For example, if you are in a financial situation or toxic relationship that’s stressing you out, the chances of relapse are extremely high.
How Do You Overcome This?
Eliminating the cause of stress would be the best option. Of course, with life, this is not always possible. Learn how to deal with stress without alcohol.
So, trying to make some lifestyle changes, priorities and relationships can help reduce the stressful situation in your life. When you do this, you can eliminate the likelihood of stress triggering a relapse.
It may be hard to change your financial situation as quickly as you would like, but changing a stressful relationship can be done. Remembering the reasons why you started your sobriety journey could also be a strong incentive not to relapse. Other options include:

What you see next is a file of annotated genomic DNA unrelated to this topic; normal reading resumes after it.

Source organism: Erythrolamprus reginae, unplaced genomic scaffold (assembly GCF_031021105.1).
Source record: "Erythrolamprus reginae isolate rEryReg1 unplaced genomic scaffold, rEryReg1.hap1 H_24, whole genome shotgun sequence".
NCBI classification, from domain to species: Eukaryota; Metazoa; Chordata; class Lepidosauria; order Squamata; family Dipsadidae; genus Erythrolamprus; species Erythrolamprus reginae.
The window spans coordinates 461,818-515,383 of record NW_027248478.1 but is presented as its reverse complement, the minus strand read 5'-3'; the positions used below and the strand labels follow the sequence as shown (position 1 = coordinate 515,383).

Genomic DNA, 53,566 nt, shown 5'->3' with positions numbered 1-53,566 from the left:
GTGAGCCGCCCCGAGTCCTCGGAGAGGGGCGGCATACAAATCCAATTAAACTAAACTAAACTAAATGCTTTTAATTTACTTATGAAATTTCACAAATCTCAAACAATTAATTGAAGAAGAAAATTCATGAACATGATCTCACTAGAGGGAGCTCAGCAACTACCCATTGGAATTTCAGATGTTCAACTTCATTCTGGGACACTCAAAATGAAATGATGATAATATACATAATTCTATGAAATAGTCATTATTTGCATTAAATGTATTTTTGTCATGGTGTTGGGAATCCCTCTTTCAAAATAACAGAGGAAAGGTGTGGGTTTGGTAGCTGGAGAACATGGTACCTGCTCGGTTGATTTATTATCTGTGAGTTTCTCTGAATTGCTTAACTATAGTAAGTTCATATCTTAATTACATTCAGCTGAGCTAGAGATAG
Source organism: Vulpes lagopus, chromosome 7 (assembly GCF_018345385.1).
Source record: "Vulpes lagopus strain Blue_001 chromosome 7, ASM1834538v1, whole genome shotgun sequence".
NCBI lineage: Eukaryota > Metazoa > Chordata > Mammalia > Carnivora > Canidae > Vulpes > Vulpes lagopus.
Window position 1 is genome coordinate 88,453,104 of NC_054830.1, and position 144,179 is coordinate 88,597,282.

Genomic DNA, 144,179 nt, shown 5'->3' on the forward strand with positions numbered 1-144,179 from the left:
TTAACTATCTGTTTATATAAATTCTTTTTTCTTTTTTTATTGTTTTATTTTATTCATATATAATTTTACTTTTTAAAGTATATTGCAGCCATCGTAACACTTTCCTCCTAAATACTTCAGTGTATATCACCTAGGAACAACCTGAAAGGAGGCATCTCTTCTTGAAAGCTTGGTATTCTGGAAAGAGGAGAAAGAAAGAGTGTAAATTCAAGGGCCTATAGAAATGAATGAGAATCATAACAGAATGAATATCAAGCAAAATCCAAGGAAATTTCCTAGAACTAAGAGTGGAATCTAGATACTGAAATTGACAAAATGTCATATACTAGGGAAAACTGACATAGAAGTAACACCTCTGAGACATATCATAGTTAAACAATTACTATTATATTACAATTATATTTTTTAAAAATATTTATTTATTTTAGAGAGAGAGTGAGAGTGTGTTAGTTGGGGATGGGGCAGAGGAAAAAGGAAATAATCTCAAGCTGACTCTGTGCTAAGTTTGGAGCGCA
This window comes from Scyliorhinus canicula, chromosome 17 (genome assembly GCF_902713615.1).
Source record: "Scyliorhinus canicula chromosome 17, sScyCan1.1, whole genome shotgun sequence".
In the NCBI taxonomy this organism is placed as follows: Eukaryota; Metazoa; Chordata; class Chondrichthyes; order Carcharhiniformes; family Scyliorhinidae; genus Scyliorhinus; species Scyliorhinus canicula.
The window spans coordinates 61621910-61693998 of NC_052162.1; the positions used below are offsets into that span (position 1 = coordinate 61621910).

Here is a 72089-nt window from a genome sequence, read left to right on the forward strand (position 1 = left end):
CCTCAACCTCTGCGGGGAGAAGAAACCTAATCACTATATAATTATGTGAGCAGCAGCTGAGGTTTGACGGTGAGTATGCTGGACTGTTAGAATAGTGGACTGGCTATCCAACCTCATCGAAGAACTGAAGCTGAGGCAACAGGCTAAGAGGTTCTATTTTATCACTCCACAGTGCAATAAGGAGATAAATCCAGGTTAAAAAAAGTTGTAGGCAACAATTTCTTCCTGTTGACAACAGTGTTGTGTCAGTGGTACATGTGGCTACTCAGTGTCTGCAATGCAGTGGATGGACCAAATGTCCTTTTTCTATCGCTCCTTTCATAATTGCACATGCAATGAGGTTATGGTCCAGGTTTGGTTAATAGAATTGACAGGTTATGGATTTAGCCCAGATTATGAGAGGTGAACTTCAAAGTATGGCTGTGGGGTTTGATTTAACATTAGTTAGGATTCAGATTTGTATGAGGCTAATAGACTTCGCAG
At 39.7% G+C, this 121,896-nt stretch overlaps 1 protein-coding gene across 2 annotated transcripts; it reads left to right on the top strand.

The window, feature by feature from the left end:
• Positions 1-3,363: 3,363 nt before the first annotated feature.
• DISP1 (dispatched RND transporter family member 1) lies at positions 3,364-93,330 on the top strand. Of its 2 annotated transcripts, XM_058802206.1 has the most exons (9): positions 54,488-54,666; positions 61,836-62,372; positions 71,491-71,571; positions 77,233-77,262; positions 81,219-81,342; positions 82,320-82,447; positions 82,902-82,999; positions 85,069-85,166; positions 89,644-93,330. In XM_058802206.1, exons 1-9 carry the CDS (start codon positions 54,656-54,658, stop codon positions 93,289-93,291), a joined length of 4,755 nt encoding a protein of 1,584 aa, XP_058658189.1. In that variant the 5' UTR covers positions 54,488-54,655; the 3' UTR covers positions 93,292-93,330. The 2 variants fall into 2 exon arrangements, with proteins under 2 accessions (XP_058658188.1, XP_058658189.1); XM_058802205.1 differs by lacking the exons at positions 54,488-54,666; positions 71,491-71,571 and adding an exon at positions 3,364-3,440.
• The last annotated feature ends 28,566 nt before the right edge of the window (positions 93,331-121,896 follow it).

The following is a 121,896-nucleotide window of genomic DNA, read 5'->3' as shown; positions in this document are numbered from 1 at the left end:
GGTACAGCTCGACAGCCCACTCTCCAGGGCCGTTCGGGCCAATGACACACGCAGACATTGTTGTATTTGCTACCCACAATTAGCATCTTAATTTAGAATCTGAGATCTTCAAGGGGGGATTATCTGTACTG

- Engaging in relaxation training and practicing mindfulness
- Managing your time more efficiently and avoiding situations that will cause you to enter into a ‘panic mode.’
- Trying to change your diet and incorporate ‘healthy eating.’
- Finding healthier ways of dealing with stress
- Consulting with a therapist to help you through the stressful situation
You are probably exposed to plenty of celebratory times, either at family meetings or at work. There could be holidays, birthdays, anniversaries, etc. Any of these could trigger a relapse.
How Do You Overcome Alcohol Addiction & Relapse?
There are numerous factors that may trigger alcohol relapse. Working on a relapse prevention plan can help you better understand your own personal journey to sobriety and other underlying mental health triggers that may prevent long-term recovery. For example, it may be prudent for you to limit the number of events you attend where alcohol is served and at family gatherings, let everyone know you are a recovering addict.